Whitefish bond issue aims to accommodate ballooning enrollment
Students use AutoCAD, a 2D and 3D computer-aided design program, during Ryan Boyle's Career Technical Education class at Whitefish High School on Wednesday, Sept. 13. (Casey Kreider/Daily Inter Lake)
Desks for students at Whitefish Independent High School on Wednesday, Sept. 13. (Casey Kreider/Daily Inter Lake)
Daily Inter Lake | September 21, 2023 12:00 AM
Whitefish School District has mailed 12,230 ballots to voters who will decide the fate of a $33.7 million bond issue to address enrollment growth by expanding the high school’s academic and athletic facilities.
Ballots are due Oct 3. If approved, the owner of a home with an assessed market value of $600,000 can anticipate an annual tax increase of $146.59. The duration of the bond is 20 years.
The existing high school building was designed for 600 students said Whitefish High School Principal Kerry Drown with current enrollment at about 640. The proposed construction project would create enough space to accommodate up to 880 students with the goal of addressing capacity needs for up to 20 years if enrollment grows by 2% annually, on average.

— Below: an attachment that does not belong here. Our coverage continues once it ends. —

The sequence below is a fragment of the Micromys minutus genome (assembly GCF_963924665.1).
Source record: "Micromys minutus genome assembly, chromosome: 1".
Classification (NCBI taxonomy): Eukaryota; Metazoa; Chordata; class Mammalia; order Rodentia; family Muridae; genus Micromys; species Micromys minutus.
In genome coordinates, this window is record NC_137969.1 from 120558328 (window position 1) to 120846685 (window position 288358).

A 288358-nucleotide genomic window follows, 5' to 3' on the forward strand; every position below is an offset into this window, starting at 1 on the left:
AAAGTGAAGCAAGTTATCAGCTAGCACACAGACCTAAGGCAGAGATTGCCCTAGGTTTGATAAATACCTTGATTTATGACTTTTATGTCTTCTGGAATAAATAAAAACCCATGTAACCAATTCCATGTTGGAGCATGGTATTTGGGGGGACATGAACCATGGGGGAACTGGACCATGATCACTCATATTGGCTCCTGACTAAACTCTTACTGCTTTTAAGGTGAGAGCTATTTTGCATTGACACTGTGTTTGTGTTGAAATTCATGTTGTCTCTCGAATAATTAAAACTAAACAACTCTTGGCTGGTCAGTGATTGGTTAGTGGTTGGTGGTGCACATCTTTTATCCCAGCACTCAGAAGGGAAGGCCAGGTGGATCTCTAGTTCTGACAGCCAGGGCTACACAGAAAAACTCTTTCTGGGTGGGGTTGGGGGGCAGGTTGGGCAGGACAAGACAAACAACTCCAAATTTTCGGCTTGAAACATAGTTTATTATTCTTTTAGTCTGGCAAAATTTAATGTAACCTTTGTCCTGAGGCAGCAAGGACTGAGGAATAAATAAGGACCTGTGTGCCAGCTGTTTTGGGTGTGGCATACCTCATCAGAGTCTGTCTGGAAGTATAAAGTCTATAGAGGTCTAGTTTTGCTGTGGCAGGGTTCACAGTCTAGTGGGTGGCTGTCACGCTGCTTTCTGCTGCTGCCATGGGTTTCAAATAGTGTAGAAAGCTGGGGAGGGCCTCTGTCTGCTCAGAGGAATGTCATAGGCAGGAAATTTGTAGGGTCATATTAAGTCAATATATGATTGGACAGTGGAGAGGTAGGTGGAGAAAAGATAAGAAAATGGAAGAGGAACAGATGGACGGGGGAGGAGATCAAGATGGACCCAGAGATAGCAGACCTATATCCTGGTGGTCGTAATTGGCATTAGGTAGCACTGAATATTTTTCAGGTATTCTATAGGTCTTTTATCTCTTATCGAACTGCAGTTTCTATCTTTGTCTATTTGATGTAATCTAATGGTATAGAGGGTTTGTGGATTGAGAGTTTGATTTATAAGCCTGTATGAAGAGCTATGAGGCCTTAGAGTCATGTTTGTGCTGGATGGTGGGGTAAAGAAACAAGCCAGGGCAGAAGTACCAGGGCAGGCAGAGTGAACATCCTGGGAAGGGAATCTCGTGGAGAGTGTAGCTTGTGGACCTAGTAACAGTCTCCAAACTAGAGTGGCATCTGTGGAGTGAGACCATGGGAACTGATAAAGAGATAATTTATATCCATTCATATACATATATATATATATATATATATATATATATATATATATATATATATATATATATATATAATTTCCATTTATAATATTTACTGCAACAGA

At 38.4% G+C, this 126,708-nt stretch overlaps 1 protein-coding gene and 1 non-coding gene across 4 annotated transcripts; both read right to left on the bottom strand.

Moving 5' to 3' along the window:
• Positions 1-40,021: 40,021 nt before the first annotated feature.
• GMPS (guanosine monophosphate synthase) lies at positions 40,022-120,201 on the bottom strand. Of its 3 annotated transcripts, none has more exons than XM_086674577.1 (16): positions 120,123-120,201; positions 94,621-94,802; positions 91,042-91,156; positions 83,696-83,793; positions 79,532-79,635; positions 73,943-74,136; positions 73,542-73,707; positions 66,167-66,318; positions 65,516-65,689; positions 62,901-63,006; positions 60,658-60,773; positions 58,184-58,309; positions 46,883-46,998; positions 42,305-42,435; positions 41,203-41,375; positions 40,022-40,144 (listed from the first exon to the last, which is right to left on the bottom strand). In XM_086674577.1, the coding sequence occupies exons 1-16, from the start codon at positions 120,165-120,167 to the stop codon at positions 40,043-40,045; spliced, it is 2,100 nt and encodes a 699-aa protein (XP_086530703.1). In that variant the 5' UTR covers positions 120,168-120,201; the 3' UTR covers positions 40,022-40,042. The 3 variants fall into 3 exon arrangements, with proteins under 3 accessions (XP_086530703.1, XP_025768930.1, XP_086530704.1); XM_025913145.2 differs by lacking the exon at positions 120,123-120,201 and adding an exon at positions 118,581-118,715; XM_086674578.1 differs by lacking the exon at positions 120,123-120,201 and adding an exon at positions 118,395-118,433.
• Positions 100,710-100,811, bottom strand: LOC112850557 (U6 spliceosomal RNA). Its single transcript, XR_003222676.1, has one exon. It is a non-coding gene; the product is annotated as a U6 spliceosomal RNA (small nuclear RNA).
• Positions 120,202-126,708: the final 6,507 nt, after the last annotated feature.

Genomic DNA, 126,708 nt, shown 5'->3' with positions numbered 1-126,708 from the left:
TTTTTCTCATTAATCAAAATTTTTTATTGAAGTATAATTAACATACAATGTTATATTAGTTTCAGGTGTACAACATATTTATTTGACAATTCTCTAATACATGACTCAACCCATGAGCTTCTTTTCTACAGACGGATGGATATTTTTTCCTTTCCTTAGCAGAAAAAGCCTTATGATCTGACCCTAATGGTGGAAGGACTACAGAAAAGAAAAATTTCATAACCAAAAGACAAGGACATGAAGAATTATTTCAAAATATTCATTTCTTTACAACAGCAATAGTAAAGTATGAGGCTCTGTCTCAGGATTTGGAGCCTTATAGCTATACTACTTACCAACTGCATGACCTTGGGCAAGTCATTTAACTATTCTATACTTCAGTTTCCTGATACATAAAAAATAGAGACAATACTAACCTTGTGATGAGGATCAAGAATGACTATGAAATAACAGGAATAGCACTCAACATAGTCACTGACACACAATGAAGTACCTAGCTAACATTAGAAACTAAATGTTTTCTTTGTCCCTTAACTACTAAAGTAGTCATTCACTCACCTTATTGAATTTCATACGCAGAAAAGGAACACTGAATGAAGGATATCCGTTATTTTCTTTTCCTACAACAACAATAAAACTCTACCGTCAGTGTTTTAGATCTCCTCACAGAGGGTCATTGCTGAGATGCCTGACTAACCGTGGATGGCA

If approved, about $22.1 million of the total bond amount would fund construction of 24 classrooms, shops and labs contained in two additions, making an impact on the school’s ability to offer Career and Technical Education classes. One L-shaped addition would be located on the north end of the high school, flanking the Center for Sustainability and Entrepreneurship. The other addition would be located on the southeast corner.